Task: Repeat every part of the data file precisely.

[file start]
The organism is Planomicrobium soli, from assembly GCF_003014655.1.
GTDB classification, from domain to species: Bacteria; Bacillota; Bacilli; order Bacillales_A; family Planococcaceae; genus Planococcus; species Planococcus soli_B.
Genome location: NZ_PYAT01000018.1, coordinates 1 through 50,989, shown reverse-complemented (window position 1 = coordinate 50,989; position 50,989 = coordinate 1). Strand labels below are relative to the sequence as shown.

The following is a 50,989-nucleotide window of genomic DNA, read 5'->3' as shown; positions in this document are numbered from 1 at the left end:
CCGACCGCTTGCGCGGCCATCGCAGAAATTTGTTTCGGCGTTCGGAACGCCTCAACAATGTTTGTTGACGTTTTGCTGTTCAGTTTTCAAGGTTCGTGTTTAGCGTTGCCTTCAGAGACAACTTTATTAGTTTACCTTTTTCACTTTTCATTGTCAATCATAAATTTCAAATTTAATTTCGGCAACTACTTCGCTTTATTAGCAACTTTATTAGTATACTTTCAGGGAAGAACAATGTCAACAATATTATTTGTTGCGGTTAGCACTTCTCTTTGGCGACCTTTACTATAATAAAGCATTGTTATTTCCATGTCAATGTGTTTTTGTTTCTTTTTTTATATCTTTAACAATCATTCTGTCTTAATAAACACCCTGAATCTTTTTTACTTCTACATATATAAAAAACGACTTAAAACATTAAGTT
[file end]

The organism is Planomicrobium soli, from assembly GCF_003014655.1.
GTDB classification, from domain to species: Bacteria; Bacillota; Bacilli; order Bacillales_A; family Planococcaceae; genus Planococcus; species Planococcus soli_B.
Genome location: NZ_PYAT01000018.1, coordinates 1 through 50,989, shown reverse-complemented (window position 1 = coordinate 50,989; position 50,989 = coordinate 1). Strand labels below are relative to the sequence as shown.

The following is a 50,989-nucleotide window of genomic DNA, read 5'->3' as shown; positions in this document are numbered from 1 at the left end:
CCGACCGCTTGCGCGGCCATCGCAGAAATTTGTTTCGGCGTTCGGAACGCCTCAACAATGTTTGTTGACGTTTTGCTGTTCAGTTTTCAAGGTTCGTGTTTAGCGTTGCCTTCAGAGACAACTTTATTAGTTTACCTTTTTCACTTTTCATTGTCAATCATAAATTTCAAATTTAATTTCGGCAACTACTTCGCTTTATTAGCAACTTTATTAGTATACTTTCAGGGAAGAACAATGTCAACAATATTATTTGTTGCGGTTAGCACTTCTCTTTGGCGACCTTTACTATAATAAAGCATTGTTATTTCCATGTCAATGTGTTTTTGTTTCTTTTTTTATATCTTTAACAATCATTCTGTCTTAATAAACACCCTGAATCTTTTTTACTTCTACATATATAAAAAACGACTTAAAACATTAAGTT